• Setting up a “public lab for labor transformations”, i.e. “a permanent structure […] to “spearhead” these subjects within labor and professional training public policy” in relation to branches of activity. According to Cédric Villani, this lab should also serve as a laboratory on tomorrow’s jobs where stakeholders could come to train, experiment, share and reflect on the evolution of their jobs.
  • Improving national skills and training more talents in AI. Cédric Villani sets one clear target: “To triple the number of people trained in artificial intelligence in France in the next three years”. While existing training programs should focus more on AI, the report also supports the creations of new programs.
  • More generally, transformation of teaching and, more precisely, of teaching methods: better consideration of cross-cutting skills, learning creative skills, implementation of new teaching practices. The underlying idea is to teach new generations to think differently. This learning could start as early as primary school with the introduction of an “IA, data processing and digital sciences” training module.


B. Creating ethical AI

But while humans must re-invent themselves and adapt to find their place in the new working world, collective responsibility imposes to start working as of now towards ethical AI in order to protect the most vulnerable ones.

  1. Risks of infringement of the rights and freedoms of people, including discrimination in hiring, in the face of the development of AI

Artificial intelligence cannot become another driving force for exclusion” wrote Cédric Villani in his report[i].

It is established that AI can be a vector for discrimination.

As recalled by Cédric Villani in his report, “the algorithms used by Google in its targeted advertising are more likely to offer less well-paying jobs to women, that YouTube’s moderating algorithms are sometimes slow to react when a harmful content is reported and thus allow its viral spread, or alternatively that algorithms that predict criminal behavior recommend a higher level of surveillance in poorer Afro-American quarters. Indeed, all these algorithms only reproduce the prejudice that already exists in the data they are supplied with.

AI would tend to reproduce, or even increase, human errors in terms of discrimination.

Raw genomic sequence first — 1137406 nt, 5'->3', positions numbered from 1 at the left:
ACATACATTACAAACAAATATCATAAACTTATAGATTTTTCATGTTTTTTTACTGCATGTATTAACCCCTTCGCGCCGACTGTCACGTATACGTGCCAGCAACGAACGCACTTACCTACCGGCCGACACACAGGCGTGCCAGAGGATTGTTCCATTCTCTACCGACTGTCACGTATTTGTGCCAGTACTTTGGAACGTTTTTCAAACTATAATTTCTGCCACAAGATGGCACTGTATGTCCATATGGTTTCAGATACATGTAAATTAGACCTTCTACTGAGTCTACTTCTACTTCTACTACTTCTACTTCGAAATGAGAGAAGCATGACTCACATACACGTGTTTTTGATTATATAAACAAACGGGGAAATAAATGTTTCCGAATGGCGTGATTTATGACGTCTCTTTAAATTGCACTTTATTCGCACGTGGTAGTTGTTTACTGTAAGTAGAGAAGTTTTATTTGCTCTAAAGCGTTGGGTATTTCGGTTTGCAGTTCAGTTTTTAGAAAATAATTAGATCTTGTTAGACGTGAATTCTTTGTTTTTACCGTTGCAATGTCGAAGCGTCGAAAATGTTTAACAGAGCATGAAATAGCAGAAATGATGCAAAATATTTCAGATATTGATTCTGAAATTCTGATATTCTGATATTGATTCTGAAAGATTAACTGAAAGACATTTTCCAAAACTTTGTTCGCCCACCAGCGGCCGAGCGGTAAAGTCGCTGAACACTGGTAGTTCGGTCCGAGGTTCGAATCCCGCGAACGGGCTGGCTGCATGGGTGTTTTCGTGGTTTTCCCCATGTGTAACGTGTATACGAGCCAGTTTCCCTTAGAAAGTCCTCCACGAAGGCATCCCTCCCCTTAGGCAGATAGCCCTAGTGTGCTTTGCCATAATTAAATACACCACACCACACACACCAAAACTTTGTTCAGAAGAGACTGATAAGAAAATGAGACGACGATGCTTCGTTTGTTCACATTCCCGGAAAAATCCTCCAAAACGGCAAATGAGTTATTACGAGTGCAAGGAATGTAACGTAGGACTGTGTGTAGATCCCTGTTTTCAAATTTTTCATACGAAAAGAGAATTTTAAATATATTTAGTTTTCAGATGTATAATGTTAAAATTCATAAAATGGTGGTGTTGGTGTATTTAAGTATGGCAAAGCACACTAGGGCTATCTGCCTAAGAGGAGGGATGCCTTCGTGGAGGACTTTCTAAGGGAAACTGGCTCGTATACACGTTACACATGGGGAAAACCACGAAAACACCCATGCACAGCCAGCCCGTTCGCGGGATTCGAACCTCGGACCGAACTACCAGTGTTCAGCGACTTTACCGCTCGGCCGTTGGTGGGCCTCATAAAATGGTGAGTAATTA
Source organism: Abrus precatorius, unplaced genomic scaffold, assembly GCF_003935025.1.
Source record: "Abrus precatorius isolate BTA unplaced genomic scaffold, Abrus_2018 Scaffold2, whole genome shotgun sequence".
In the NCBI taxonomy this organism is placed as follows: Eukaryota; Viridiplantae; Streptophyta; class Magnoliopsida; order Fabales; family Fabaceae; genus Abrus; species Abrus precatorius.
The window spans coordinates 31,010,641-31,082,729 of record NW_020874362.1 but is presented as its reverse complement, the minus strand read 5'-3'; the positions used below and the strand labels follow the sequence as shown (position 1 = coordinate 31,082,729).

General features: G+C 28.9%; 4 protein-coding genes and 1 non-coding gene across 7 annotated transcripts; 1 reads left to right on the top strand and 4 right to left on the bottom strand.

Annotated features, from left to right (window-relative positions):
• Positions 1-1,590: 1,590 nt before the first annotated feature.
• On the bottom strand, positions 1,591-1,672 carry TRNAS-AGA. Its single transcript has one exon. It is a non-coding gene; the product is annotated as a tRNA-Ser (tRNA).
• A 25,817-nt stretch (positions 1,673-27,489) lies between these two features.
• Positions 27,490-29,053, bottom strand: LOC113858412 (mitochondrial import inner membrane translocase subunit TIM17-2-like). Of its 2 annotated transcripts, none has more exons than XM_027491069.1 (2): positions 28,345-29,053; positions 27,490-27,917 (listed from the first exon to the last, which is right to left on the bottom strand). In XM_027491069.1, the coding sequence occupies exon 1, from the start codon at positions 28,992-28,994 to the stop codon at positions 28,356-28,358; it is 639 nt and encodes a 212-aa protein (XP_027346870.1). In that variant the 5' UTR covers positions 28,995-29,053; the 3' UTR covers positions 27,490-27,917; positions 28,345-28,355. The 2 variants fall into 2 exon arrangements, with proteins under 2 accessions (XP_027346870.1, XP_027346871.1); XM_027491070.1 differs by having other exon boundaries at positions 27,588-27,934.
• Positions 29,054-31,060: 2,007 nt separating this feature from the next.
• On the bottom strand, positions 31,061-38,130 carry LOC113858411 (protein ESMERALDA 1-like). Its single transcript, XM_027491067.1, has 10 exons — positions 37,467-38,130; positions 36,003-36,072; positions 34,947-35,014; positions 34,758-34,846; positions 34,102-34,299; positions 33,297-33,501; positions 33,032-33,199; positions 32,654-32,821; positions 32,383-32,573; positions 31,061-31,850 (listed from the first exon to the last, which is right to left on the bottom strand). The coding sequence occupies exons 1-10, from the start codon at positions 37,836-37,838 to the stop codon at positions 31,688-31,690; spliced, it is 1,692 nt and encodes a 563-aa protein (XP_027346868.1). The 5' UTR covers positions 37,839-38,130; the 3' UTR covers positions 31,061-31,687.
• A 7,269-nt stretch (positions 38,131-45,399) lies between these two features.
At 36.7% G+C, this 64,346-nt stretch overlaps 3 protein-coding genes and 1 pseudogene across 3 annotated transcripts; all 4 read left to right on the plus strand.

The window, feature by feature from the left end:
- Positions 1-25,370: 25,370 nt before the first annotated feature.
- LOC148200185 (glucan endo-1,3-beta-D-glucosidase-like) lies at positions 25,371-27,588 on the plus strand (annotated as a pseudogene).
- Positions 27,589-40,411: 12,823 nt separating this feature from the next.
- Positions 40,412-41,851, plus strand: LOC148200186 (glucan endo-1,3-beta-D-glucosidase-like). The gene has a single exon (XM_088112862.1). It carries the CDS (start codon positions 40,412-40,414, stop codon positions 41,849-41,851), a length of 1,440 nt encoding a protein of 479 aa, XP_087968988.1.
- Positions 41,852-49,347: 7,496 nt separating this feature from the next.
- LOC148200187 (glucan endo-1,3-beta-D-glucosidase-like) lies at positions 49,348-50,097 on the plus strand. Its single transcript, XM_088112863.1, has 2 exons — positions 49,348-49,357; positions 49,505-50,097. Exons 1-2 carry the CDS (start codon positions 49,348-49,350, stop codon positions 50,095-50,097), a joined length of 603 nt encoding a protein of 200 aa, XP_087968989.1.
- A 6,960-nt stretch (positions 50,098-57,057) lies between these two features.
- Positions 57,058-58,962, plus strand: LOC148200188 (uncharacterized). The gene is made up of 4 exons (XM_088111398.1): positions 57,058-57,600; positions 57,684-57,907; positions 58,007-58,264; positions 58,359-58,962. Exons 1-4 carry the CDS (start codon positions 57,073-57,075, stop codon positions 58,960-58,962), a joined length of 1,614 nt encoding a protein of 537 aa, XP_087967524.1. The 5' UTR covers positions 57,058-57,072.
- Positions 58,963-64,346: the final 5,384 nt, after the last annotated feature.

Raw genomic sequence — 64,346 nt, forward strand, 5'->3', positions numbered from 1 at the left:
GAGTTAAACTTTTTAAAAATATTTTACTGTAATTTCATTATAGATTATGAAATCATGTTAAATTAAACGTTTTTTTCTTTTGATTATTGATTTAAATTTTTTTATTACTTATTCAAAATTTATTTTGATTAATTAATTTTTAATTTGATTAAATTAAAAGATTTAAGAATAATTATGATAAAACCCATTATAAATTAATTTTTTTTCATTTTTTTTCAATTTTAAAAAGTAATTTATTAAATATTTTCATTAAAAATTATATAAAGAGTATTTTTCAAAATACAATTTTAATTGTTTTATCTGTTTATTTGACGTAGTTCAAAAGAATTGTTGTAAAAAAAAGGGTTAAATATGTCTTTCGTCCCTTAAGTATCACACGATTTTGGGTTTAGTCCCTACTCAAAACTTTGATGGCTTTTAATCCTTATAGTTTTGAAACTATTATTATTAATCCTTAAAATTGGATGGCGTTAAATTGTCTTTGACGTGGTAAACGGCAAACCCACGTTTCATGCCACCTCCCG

As such, with respect to recruitment, the use of so-called “smart” recruitment tools is more and more frequent: however, even though AI can identify insightful connections to which humans would never have thought of, it can also incite discrimination or even discourage out-of-the-ordinary recruitments.

Article L. 1131‐2 of the French Labor Code imposes an obligation to follow training on non-discrimination: “Within companies with at least 300 employees and within all companies specialized in recruitment, employees in charge of recruitment must follow a training on non-discrimination during the hiring process at least every five years”. This provision seems to be quite inconsistent with a recruitment software based on AI!

On September 19, 2018, the European Economic and Social Committee (“EESC”), a consultative body that assists the European Parliament, the European Council and the European Commission, issued an opinion entitled “Artificial intelligence: Anticipating its impact on work to ensure a fair transition” in which it calls for an ethical use of AI within an economic framework.  

The EESC examines AI systems that assess the productivity of employees and those that facilitate the recruitment process. It specifies that the use of such systems must “safeguard rights and freedoms with regard to the processing of workers’ data, in accordance with the principles of non-discrimination”.

The EESC also addresses the issue of “algorithm bias”: the code is indeed the reflect of the values of the person who has created and developed it. And similarly, the dataset can always reveal bias.

Faced with these risks that are real and known to all stakeholders, it seems essential to integrate ethical practices into the development of artificial intelligence.


  1. What means are implemented to prevent these risks?

Public authorities have already taken up this topic and started setting milestones for the development of an ethical AI. At this stage, we are talking about declarations of intents rather than true safeguard measures.

At the national level, Cédric Villani recommends in his report[1] the creation of a “digital technology and AI ethics committee in charge of leading public discussion in a transparent way, and organized and governed by law”. Recommendations from this committee would be elaborated entirely independently and could, according to Cédric Villani, help inform researchers’, economic players’, industry’s and the State’s technological decisions.

In its report on ethical matters raised by algorithms and artificial intelligence dated December 15, 2017 and entitled “How can humans keep the upper hand?”, the French Data Protection Authority laid down two founding principles for the development of algorithms and AI: fairness and continued attention and vigilance.